Above: The branding of the Lagos Water Corporation, the state-level agency charged with overseeing the water operations and distribution for Lagos State. While I was in Lagos, I had the opportunity to speak with two key officials to learn more about the costing mechanism for water, the current and future plans of the Corporation, especially given the new public-… … Keep Reading

public space

afrurb_foster-selfie-king-on-top-of-the-world

Foster’s World: Seeing Ga Mashie from Child Perspective

Foster Malm, 13, moves through one of Jamestown’s bustling markets with remarkable ease. Black iPhone covertly at the ready, he shoots off the hip, capturing unexpected market-goers moving through daily life. Although barely audible over the usual market place chatter, the camera shutter sounds off like rapid fire: close-ups of fresh tomatoes and onions, action… … Keep Reading

IMG_2940

A PARK(ing) Day in Accra, Ghana: Transforming car spaces into people’s spaces, for a weekend

Here in Accra, Ghana, PARK(ing) Day came a little bit early this year (around the world, it’s to be celebrated on September 20th this year). But the essence of what we celebrated and promoted — transforming a car park into a people’s park to demonstrate the importance of public spaces, community activity and recreation —… … Keep Reading

chalewote-stuntman-angel

Reblog: In Accra, an art festival capitalizes on streetscape as public space in Jamestown

“In Ghana, what attracts people to places isn’t the [physical] space, it’s the event,” a friend said to me in conversation a few weeks ago. I was reminded of his words this past weekend, standing at the triangle-shaped Otublohum Square in Jamestown. As I watched, bike stuntmen paraded up and down High Street, doing tricks… … Keep Reading

Accra: Sensing the City Through Sound

in Urban (In)formality/Urbanism from Ghana by
It’s Saturday morning and Kwame Nkrumah Avenue, a high-traffic and high-commerce road that links Accra’s Kantamanto and Makola Markets, is bustling.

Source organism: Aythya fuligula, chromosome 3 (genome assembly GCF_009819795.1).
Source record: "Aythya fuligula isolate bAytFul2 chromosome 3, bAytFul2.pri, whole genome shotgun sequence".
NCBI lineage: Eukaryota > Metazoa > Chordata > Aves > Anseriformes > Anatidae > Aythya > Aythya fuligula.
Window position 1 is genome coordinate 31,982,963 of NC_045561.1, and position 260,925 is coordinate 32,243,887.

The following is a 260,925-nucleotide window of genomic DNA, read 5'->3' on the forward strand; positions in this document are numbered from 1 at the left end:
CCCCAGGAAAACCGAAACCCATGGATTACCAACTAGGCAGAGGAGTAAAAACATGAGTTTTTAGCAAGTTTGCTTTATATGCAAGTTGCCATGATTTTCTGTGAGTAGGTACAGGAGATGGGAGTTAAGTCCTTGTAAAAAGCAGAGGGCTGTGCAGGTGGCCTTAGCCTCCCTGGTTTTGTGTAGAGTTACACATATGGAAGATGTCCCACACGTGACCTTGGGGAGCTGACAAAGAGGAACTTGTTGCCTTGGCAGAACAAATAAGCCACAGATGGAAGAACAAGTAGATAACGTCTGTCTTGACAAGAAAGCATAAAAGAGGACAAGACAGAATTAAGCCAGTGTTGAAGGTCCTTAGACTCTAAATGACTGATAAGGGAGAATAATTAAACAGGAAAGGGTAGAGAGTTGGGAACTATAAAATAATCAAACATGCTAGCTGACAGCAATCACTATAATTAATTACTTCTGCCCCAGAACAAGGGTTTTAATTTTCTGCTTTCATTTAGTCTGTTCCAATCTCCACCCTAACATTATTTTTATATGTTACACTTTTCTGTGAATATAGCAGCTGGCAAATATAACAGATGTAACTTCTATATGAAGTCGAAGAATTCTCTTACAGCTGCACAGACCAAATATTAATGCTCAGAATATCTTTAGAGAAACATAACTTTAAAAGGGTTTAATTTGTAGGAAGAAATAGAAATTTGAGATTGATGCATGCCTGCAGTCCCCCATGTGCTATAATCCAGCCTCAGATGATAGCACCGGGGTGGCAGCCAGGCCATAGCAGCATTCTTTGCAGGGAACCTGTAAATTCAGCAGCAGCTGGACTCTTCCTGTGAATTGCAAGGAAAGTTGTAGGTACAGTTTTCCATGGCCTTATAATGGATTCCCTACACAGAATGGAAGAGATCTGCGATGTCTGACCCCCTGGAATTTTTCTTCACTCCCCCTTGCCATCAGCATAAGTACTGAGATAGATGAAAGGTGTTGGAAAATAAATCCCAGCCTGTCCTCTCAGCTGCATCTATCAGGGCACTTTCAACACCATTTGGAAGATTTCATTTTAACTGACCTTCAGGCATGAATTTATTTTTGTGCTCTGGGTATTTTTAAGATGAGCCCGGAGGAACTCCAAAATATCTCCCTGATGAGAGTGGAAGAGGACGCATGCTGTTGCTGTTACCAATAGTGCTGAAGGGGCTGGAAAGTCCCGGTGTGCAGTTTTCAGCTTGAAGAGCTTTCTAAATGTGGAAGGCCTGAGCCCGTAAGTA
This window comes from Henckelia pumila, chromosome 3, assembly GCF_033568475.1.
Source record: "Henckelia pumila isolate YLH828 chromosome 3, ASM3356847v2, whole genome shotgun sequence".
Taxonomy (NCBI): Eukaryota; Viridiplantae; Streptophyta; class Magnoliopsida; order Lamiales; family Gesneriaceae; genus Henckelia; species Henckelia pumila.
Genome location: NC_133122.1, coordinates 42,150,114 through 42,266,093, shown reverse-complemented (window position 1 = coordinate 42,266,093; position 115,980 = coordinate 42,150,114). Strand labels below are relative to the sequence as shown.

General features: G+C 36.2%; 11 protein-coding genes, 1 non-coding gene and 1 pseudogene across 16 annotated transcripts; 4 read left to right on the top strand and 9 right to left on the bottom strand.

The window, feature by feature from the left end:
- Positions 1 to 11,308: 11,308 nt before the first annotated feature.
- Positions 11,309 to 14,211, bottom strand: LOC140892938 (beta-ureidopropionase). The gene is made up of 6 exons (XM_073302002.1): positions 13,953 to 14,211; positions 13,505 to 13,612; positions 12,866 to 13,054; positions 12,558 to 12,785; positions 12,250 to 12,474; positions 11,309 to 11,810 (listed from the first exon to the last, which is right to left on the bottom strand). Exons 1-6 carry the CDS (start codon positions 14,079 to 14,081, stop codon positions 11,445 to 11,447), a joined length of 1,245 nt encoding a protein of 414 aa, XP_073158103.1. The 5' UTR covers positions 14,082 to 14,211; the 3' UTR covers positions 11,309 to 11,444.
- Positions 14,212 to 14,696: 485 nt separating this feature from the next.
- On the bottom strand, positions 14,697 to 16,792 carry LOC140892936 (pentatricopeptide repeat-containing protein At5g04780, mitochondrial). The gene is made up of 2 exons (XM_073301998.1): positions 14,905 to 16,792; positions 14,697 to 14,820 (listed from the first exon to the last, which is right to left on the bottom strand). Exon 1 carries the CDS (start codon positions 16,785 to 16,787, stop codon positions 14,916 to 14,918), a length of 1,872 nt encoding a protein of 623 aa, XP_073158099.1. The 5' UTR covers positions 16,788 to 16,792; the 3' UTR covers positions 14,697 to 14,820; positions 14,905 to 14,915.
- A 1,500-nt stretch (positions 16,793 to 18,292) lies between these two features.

In May, African Urbanism contributed to MIT’s Community Innovation Lab (CoLab Radio) “Listening to the City” series. The series includes sounds from cities such as a market in Mexico City, a struggling street market in Thessaloniki, Greece, and sounds of Los Angeles’ street economy. What do other cities sound like? Read descriptions of other cities included in the…

Keep Reading

Accra’s June 3rd Floods: Looking Back to Move Forward

in Uncategorized/Urbanism from Ghana by

The Urban Platform of Ghana is a network of professionals and enthusiasts with interests in urban development in Ghana’s cities and good urban development practices globally. The Platform brings together knowledge, experience and contributions from more than 170 professionals with discussions, debates and information sharing.  In the wake of Accra’s deadly flooding disaster of June…

Keep Reading

Sustainable Cities conference bridges cultures, demonstrates shared experiences on public spaces

in Learning by
Slide01

The challenges of traffic congestion, civic engagement and shrinking public spaces are key themes for cities in the Middle East and North Africa (MENA) region; these same challenges cut across West Africa’s cities, too. November 4-5, African Urbanism participated in the conference “Towards a Roadmap for Sustainable Cities in the MENA Region” in Beirut, Lebanon,…

Keep Reading

Exploring “Oxford Street”: Author Ato Quayson shares insights from new book

in Learning/Urbanism from Ghana by
Book Cover for Prof. Ato Quayson's "Oxford Street: City Life and the Itineraries of Transnationalism"

Prof. Ato Quayson’s new book Oxford Street: City Life and the Itineraries of Transnationalism explores the history and dynamics of one of Accra’s most popular and globalized streets – the stretch of Oxford Street in the Osu district. Quayson is a professor of English and director of the Centre for Diaspora and Transnational Studies at the University…

Keep Reading

On “Town Planning in West Africa”

in Cultural + Heritage by

The more things change, the more they stay the same? A familiar depiction of present-day Accra, Ghana, but this speech was made in 1946: “Accra is a town like Freetown. During the war, its water and electric services have had to do double work, and it has surprised me that they have managed to go on working…

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Dakar and Gorée Island: Linking history, tourism and local economies

in Cultural + Heritage/Photoscapes/Urbanism from Senegal by
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With its just over one thousand residents, Gorée Island sits two kilometers (1.2 miles) off the coast of Dakar, Senegal. For tourists, the small island is a recognized cultural destination and UNESCO World Heritage site, based on its famed history as a slave-trading station as part of the Trans-Atlantic slave trade. But for island’s residents and businesses, it’s…

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In Dakar, a graffiti festival connects artists, cultures and ideas

in Cultural + Heritage/Photoscapes/Urbanism from Senegal by
Graffiti creation in process as part of Festigraff 2014. Dakar, Senegal.

For 10 days in April, graffiti artists from around the world gathered in Dakar, Senegal for the fifth annual Festigraff, the Festival international de Graffiti en Afrique/Senegal. While the term “graffiti” can carry a negative connotation, spray can art is Dakar’s most ubiquitous urban art expression, ranging from vandalism to approved and encouraged art. As…